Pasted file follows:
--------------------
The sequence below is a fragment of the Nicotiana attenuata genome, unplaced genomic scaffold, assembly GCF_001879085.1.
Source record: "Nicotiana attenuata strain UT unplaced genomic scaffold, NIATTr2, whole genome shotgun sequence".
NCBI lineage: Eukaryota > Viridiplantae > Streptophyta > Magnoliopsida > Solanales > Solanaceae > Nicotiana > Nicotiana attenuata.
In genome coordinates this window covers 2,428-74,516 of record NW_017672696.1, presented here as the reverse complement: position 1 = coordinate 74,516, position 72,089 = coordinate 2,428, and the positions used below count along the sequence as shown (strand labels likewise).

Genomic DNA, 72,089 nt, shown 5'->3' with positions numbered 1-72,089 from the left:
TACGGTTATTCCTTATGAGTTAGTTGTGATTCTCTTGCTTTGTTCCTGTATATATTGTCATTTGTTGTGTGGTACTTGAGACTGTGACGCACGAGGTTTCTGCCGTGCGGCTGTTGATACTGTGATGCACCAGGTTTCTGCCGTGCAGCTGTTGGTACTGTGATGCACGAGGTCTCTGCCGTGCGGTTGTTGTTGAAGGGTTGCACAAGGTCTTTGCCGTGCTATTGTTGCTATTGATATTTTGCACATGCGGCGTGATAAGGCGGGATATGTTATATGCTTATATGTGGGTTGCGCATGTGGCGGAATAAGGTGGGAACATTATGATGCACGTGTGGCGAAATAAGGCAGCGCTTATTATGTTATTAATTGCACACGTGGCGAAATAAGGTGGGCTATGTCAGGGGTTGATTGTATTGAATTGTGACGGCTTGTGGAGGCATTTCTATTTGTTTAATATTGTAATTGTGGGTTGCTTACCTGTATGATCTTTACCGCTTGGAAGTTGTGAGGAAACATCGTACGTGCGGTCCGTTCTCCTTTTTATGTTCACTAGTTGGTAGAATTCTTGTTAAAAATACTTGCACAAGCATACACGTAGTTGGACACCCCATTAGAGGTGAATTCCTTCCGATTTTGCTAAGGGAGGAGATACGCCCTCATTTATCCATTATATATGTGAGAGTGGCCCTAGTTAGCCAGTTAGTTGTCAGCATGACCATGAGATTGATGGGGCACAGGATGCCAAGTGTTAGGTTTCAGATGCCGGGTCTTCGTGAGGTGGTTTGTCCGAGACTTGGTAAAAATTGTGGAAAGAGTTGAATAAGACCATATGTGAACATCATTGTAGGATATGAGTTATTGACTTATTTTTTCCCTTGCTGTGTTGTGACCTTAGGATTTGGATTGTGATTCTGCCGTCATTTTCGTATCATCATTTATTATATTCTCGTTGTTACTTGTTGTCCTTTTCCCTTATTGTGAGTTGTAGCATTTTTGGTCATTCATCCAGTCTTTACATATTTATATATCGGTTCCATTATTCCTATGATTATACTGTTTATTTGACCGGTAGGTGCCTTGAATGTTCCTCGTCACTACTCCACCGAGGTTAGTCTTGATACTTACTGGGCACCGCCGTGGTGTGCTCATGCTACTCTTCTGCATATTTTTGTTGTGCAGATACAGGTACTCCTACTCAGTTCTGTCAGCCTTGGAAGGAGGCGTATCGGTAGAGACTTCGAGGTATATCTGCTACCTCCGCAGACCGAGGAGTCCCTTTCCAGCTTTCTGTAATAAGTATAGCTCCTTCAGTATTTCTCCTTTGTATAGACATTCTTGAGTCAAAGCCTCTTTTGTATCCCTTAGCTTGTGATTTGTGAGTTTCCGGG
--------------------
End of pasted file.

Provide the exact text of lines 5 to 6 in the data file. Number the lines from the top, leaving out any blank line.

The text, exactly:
Genomic DNA, 72,089 nt, shown 5'->3' with positions numbered 1-72,089 from the left:
TACGGTTATTCCTTATGAGTTAGTTGTGATTCTCTTGCTTTGTTCCTGTATATATTGTCATTTGTTGTGTGGTACTTGAGACTGTGACGCACGAGGTTTCTGCCGTGCGGCTGTTGATACTGTGATGCACCAGGTTTCTGCCGTGCAGCTGTTGGTACTGTGATGCACGAGGTCTCTGCCGTGCGGTTGTTGTTGAAGGGTTGCACAAGGTCTTTGCCGTGCTATTGTTGCTATTGATATTTTGCACATGCGGCGTGATAAGGCGGGATATGTTATATGCTTATATGTGGGTTGCGCATGTGGCGGAATAAGGTGGGAACATTATGATGCACGTGTGGCGAAATAAGGCAGCGCTTATTATGTTATTAATTGCACACGTGGCGAAATAAGGTGGGCTATGTCAGGGGTTGATTGTATTGAATTGTGACGGCTTGTGGAGGCATTTCTATTTGTTTAATATTGTAATTGTGGGTTGCTTACCTGTATGATCTTTACCGCTTGGAAGTTGTGAGGAAACATCGTACGTGCGGTCCGTTCTCCTTTTTATGTTCACTAGTTGGTAGAATTCTTGTTAAAAATACTTGCACAAGCATACACGTAGTTGGACACCCCATTAGAGGTGAATTCCTTCCGATTTTGCTAAGGGAGGAGATACGCCCTCATTTATCCATTATATATGTGAGAGTGGCCCTAGTTAGCCAGTTAGTTGTCAGCATGACCATGAGATTGATGGGGCACAGGATGCCAAGTGTTAGGTTTCAGATGCCGGGTCTTCGTGAGGTGGTTTGTCCGAGACTTGGTAAAAATTGTGGAAAGAGTTGAATAAGACCATATGTGAACATCATTGTAGGATATGAGTTATTGACTTATTTTTTCCCTTGCTGTGTTGTGACCTTAGGATTTGGATTGTGATTCTGCCGTCATTTTCGTATCATCATTTATTATATTCTCGTTGTTACTTGTTGTCCTTTTCCCTTATTGTGAGTTGTAGCATTTTTGGTCATTCATCCAGTCTTTACATATTTATATATCGGTTCCATTATTCCTATGATTATACTGTTTATTTGACCGGTAGGTGCCTTGAATGTTCCTCGTCACTACTCCACCGAGGTTAGTCTTGATACTTACTGGGCACCGCCGTGGTGTGCTCATGCTACTCTTCTGCATATTTTTGTTGTGCAGATACAGGTACTCCTACTCAGTTCTGTCAGCCTTGGAAGGAGGCGTATCGGTAGAGACTTCGAGGTATATCTGCTACCTCCGCAGACCGAGGAGTCCCTTTCCAGCTTTCTGTAATAAGTATAGCTCCTTCAGTATTTCTCCTTTGTATAGACATTCTTGAGTCAAAGCCTCTTTTGTATCCCTTAGCTTGTGATTTGTGAGTTTCCGGG